Rogers said a proper transportation plan should address not only the vehicles that currently travel through the ‘Y,’ but also the residents who have been using alternative routes to avoid the congested 290/71 intersection.

Rogers added that sufficient traffic capacity through the ‘Y’ should support approximately 82,000 vehicles.

“Everybody that lives in Oak Hill has a way to get around the ‘Y,'” Rogers said. “You can’t get a parkway to fix what’s there because the demand will rise to whatever level of capacity is built unless you build (with sufficient capacity).”

Rogers said he prefers an option with grade-separated intersections and direct freeway level access to and from SH 71, similar to what was originally proposed by TxDOT.

“The original concept was a freeway with grade separation intersections at William Cannon and SH 71. In other words, all the SH 71 traffic does not intersect with the 290 traffic and all the William Cannon traffic does not intersect with the through traffic on 290/71,” Rogers said. “The problem is U.S. 290—while it’s connected to a freeway and has freeway level traffic—it’s not a freeway.”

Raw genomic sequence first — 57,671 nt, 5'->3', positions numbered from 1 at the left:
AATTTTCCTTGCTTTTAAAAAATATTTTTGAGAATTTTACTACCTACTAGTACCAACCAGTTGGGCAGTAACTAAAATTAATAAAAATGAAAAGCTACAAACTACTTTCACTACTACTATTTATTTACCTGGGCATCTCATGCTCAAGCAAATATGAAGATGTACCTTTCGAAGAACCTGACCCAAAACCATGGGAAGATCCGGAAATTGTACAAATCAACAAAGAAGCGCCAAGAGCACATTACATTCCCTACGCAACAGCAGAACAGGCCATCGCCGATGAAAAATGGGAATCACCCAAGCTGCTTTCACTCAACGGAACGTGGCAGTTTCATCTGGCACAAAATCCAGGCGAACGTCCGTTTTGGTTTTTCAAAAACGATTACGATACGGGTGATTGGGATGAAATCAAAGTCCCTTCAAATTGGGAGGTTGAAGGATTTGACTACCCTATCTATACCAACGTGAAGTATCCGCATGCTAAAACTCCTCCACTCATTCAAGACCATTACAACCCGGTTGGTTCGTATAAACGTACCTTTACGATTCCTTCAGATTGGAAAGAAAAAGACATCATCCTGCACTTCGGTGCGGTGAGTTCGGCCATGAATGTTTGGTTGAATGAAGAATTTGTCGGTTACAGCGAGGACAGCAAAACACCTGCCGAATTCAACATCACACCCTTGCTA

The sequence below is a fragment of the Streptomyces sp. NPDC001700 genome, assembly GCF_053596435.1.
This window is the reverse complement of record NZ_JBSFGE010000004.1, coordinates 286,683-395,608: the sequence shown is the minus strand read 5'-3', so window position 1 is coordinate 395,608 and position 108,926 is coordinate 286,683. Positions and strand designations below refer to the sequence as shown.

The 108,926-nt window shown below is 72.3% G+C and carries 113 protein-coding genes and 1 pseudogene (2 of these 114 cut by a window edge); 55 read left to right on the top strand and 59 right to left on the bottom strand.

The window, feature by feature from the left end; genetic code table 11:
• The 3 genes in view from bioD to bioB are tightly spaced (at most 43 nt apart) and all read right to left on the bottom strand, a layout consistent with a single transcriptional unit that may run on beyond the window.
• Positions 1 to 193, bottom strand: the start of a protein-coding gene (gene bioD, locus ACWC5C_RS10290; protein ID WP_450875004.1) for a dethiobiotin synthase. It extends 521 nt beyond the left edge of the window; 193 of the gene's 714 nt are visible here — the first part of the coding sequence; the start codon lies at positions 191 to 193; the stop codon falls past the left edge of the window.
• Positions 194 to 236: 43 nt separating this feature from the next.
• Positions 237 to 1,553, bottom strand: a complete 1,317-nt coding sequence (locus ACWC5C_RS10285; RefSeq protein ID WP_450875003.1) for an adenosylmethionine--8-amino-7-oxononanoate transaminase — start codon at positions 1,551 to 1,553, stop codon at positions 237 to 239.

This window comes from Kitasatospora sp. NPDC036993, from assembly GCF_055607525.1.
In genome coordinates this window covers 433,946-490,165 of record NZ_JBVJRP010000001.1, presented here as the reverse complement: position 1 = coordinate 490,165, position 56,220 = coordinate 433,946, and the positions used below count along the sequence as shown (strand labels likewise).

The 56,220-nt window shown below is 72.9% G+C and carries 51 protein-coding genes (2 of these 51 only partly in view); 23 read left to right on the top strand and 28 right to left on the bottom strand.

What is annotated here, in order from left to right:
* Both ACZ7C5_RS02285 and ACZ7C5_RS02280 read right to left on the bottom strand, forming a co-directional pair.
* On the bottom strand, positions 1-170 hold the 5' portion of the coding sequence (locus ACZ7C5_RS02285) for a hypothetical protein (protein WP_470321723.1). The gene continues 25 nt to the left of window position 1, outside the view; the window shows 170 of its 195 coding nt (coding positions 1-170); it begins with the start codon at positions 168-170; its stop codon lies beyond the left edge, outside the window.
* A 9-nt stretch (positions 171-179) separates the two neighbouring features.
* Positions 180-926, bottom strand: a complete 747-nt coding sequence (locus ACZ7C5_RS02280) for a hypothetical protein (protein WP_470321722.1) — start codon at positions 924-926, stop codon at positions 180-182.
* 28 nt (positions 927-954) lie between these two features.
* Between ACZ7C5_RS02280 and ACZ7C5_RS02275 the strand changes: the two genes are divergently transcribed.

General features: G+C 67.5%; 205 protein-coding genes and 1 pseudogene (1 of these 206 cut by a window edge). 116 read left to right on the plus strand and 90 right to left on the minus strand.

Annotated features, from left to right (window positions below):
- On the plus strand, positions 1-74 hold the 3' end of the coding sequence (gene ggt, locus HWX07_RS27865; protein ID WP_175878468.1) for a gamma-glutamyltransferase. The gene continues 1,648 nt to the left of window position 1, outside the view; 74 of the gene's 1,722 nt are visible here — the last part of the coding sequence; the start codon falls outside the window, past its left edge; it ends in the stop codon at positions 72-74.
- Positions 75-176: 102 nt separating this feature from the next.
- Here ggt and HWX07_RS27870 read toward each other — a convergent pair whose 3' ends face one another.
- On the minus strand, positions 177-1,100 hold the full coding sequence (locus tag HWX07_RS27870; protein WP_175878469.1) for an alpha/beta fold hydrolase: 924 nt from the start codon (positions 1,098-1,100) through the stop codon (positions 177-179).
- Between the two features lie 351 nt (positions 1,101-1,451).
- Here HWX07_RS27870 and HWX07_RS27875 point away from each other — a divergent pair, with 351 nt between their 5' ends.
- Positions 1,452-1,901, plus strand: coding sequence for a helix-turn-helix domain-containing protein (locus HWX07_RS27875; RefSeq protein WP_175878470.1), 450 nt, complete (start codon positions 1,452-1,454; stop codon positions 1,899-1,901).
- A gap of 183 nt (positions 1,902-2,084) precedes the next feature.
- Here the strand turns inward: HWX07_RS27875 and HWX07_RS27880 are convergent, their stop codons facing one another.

While the Oak Hill Parkway remains a point of contention for the Oak Hill community, Cespedes said the project has allowed the community to create a dialogue and work together to find a solution.

“I think what we have done is provide a channel for communication among people who care enough to be involved in it,” Cespedes said. “We’ve been able to open serious conversations and keep it on track.”

The Oak Hill Parkway project was launched in November 2012 with a series of open houses and public meetings to develop alternative design concepts. Nine concepts were released to the public last May.